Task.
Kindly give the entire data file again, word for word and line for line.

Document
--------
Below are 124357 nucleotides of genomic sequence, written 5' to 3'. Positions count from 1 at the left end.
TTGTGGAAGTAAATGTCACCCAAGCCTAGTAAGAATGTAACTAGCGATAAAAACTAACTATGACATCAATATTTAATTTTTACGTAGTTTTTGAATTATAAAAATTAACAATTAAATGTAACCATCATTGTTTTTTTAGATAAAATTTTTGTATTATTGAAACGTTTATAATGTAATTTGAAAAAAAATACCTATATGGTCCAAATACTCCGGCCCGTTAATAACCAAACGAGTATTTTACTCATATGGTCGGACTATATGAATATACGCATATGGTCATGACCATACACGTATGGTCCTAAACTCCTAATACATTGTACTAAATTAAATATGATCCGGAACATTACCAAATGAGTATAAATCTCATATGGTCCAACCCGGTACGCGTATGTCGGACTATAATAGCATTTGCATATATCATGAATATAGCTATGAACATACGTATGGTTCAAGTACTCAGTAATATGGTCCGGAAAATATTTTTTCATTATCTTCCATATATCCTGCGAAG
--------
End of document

Below are 124357 nucleotides of genomic sequence, written 5' to 3'. Positions count from 1 at the left end.
TTGTGGAAGTAAATGTCACCCAAGCCTAGTAAGAATGTAACTAGCGATAAAAACTAACTATGACATCAATATTTAATTTTTACGTAGTTTTTGAATTATAAAAATTAACAATTAAATGTAACCATCATTGTTTTTTTAGATAAAATTTTTGTATTATTGAAACGTTTATAATGTAATTTGAAAAAAAATACCTATATGGTCCAAATACTCCGGCCCGTTAATAACCAAACGAGTATTTTACTCATATGGTCGGACTATATGAATATACGCATATGGTCATGACCATACACGTATGGTCCTAAACTCCTAATACATTGTACTAAATTAAATATGATCCGGAACATTACCAAATGAGTATAAATCTCATATGGTCCAACCCGGTACGCGTATGTCGGACTATAATAGCATTTGCATATATCATGAATATAGCTATGAACATACGTATGGTTCAAGTACTCAGTAATATGGTCCGGAAAATATTTTTTCATTATCTTCCATATATCCTGCGAAG